solidworks tipsIf you’re wondering what one of the basic things you can do to make creating parts, assemblies and drawings easier without pushing it off onto someone else, I may have a solution for you.

Steps that prevent repetitive tasks can usually be some of the most simple.
While things in SolidWorks are not always so simple there are simple practices that can reduce the pain. A lot of times we start a new project and don’t realize we’re doing a lot of the same work we did before. To prevent this, and save you a load of time, you can speed up design by creating templates for parts, assemblies and drawings, but there’s a secret.

What’s the big idea?
The big idea behind each template it is to have a basic version of anything you create and modify on a regular basis. So, whenever you’re like, “Heavens ta betsy! I’ve got to create that all over again or try to re-use that monster of a part that has millions of features and circular references! Someone kill me.” this would be a perfect time to create a template.

Here’s how we do it.

The Secret?
The templates are actually SolidWorks documents. Yeah, surprise. Take a look. Whenever you select File, New you can select a part, assembly or drawing. These are templates. So, why can’t they be a little more advanced and help you speed up your design? Well, they can.

Create a document with the most generic information possible
Whether this is a part, assembly or drawing we want these to be pure as the driven snow.

Parts – Limit the amount of features or info you put in the document. For example, if it’s an extruded angle, just create the basic shape of the angle, without holes, chamfers or cuts. The only time you would add other feature is if they were always used. Get the idea?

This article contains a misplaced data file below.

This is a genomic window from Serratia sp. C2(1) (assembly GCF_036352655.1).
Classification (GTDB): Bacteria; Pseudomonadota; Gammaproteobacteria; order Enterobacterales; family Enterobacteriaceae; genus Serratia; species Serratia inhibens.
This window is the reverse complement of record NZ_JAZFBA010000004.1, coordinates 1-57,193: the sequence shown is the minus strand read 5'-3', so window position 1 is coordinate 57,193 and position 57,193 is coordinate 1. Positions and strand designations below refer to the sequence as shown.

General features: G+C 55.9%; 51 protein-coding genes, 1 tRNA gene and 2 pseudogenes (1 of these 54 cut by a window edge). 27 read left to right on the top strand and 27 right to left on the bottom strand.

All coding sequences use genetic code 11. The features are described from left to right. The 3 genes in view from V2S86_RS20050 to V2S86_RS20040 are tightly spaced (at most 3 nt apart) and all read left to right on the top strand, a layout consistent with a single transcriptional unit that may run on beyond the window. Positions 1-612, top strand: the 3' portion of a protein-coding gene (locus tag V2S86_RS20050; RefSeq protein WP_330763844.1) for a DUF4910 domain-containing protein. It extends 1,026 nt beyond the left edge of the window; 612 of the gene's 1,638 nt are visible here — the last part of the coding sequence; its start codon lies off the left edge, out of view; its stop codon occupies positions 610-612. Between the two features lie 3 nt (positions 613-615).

Assemblies – How basic can you make an assembly to re-use it again? I think you can make it real simple. One example would be just creating the external model and leave the internals out. Again, only add other subassemblies or parts if they are always on the assembly. Now we’re goin’

Drawings – We typically think of drawings as templates, but we can really save some time by adding things to them, even parts and assemblies, BOM’s and saving them as templates. One thing I always create is drawing template for general notes. I could create these as blocks, but if you have a lot, it can start affecting drawing file size. Create a drawing, stick your notes in it and organize them with pages. Golden.

One important note
alert-icon.jpgMake sure you put all the mass property data and all your attributes information in as well. Re-entering that stuff is one of the biggest pains ever. You can also have all your textures applied and scenes set as well. That is extra cool. I would even create a procedure or checklist to make sure everything is set up correctly for each template.

Where do I put templates?
The default location for templates is in the data directory of the SolidWorks install folder, but you can put them anywhere you like.

I recommend doing what I talked about Creating an Organized SolidWorks Team and create a network folder. The location you would like to use can be set in Tools, Options, System Options, File locations and select Document Templates in the pulldown.

The Lowdown
Really, anything you can create a basic version of to start from can be a template. Here’s some more examples of documents that you could turn into templates.

Parts – Extrusion, stock material, brackets, sheet metal boxes, gears, ergonomic surfaces, buttons
Assemblies – Pallet assemblies, drawers, chassis, circuit boards, internal system components
Drawings – General notes, Installation drawings, Wiring Diagram, plumbing routings


Josh is founder and editor at, founder at Aimsift Inc., and co-founder of EvD Media. He is involved in engineering, design, visualization, the technology making it happen, and the content developed around it. He is a SolidWorks Certified Professional and excels at falling awkwardly.